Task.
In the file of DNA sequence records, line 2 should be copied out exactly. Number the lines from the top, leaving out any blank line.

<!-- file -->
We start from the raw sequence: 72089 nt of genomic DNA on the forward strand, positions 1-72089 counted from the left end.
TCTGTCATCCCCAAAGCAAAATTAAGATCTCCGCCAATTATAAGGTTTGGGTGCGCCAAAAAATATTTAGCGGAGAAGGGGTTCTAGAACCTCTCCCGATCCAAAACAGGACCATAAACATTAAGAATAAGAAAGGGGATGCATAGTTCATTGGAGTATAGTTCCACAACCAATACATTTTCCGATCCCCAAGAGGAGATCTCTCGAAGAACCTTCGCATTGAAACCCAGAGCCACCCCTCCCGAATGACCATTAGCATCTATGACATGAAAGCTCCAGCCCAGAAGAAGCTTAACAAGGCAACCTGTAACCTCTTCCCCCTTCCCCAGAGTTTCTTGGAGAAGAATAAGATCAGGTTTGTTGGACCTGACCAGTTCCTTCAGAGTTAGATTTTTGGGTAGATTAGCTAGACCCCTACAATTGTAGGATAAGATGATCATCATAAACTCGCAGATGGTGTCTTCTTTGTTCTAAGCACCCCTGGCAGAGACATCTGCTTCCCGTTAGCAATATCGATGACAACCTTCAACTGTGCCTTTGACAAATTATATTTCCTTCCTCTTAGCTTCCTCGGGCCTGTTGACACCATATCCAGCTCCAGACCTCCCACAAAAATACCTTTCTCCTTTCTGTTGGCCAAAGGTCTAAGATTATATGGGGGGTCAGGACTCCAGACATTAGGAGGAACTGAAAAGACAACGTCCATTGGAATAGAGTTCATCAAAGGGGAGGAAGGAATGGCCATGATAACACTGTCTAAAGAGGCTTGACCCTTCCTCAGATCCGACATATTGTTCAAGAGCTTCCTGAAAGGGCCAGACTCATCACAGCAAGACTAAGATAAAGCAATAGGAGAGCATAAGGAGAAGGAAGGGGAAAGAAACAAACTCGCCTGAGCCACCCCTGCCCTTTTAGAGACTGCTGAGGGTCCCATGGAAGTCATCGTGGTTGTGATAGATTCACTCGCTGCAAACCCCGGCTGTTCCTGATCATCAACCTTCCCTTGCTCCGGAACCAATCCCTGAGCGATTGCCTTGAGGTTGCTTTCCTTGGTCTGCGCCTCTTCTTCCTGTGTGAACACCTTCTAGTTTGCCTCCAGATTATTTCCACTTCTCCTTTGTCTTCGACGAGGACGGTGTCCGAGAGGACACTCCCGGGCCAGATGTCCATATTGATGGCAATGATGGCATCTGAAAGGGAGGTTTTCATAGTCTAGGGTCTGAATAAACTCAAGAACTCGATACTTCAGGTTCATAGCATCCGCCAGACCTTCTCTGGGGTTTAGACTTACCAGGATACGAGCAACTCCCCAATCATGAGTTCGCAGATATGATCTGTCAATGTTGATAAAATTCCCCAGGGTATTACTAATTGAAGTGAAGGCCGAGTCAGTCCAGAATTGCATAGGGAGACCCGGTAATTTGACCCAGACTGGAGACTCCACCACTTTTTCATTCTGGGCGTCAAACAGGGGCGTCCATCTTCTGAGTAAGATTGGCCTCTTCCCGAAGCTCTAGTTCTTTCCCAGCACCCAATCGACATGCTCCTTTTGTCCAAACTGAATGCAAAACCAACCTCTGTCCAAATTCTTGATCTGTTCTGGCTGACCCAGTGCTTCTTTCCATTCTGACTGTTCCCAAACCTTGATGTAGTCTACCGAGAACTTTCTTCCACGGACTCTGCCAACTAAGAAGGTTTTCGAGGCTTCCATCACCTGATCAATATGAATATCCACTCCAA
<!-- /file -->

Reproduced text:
TCTGTCATCCCCAAAGCAAAATTAAGATCTCCGCCAATTATAAGGTTTGGGTGCGCCAAAAAATATTTAGCGGAGAAGGGGTTCTAGAACCTCTCCCGATCCAAAACAGGACCATAAACATTAAGAATAAGAAAGGGGATGCATAGTTCATTGGAGTATAGTTCCACAACCAATACATTTTCCGATCCCCAAGAGGAGATCTCTCGAAGAACCTTCGCATTGAAACCCAGAGCCACCCCTCCCGAATGACCATTAGCATCTATGACATGAAAGCTCCAGCCCAGAAGAAGCTTAACAAGGCAACCTGTAACCTCTTCCCCCTTCCCCAGAGTTTCTTGGAGAAGAATAAGATCAGGTTTGTTGGACCTGACCAGTTCCTTCAGAGTTAGATTTTTGGGTAGATTAGCTAGACCCCTACAATTGTAGGATAAGATGATCATCATAAACTCGCAGATGGTGTCTTCTTTGTTCTAAGCACCCCTGGCAGAGACATCTGCTTCCCGTTAGCAATATCGATGACAACCTTCAACTGTGCCTTTGACAAATTATATTTCCTTCCTCTTAGCTTCCTCGGGCCTGTTGACACCATATCCAGCTCCAGACCTCCCACAAAAATACCTTTCTCCTTTCTGTTGGCCAAAGGTCTAAGATTATATGGGGGGTCAGGACTCCAGACATTAGGAGGAACTGAAAAGACAACGTCCATTGGAATAGAGTTCATCAAAGGGGAGGAAGGAATGGCCATGATAACACTGTCTAAAGAGGCTTGACCCTTCCTCAGATCCGACATATTGTTCAAGAGCTTCCTGAAAGGGCCAGACTCATCACAGCAAGACTAAGATAAAGCAATAGGAGAGCATAAGGAGAAGGAAGGGGAAAGAAACAAACTCGCCTGAGCCACCCCTGCCCTTTTAGAGACTGCTGAGGGTCCCATGGAAGTCATCGTGGTTGTGATAGATTCACTCGCTGCAAACCCCGGCTGTTCCTGATCATCAACCTTCCCTTGCTCCGGAACCAATCCCTGAGCGATTGCCTTGAGGTTGCTTTCCTTGGTCTGCGCCTCTTCTTCCTGTGTGAACACCTTCTAGTTTGCCTCCAGATTATTTCCACTTCTCCTTTGTCTTCGACGAGGACGGTGTCCGAGAGGACACTCCCGGGCCAGATGTCCATATTGATGGCAATGATGGCATCTGAAAGGGAGGTTTTCATAGTCTAGGGTCTGAATAAACTCAAGAACTCGATACTTCAGGTTCATAGCATCCGCCAGACCTTCTCTGGGGTTTAGACTTACCAGGATACGAGCAACTCCCCAATCATGAGTTCGCAGATATGATCTGTCAATGTTGATAAAATTCCCCAGGGTATTACTAATTGAAGTGAAGGCCGAGTCAGTCCAGAATTGCATAGGGAGACCCGGTAATTTGACCCAGACTGGAGACTCCACCACTTTTTCATTCTGGGCGTCAAACAGGGGCGTCCATCTTCTGAGTAAGATTGGCCTCTTCCCGAAGCTCTAGTTCTTTCCCAGCACCCAATCGACATGCTCCTTTTGTCCAAACTGAATGCAAAACCAACCTCTGTCCAAATTCTTGATCTGTTCTGGCTGACCCAGTGCTTCTTTCCATTCTGACTGTTCCCAAACCTTGATGTAGTCTACCGAGAACTTTCTTCCACGGACTCTGCCAACTAAGAAGGTTTTCGAGGCTTCCATCACCTGATCAATATGAATATCCACTCCAA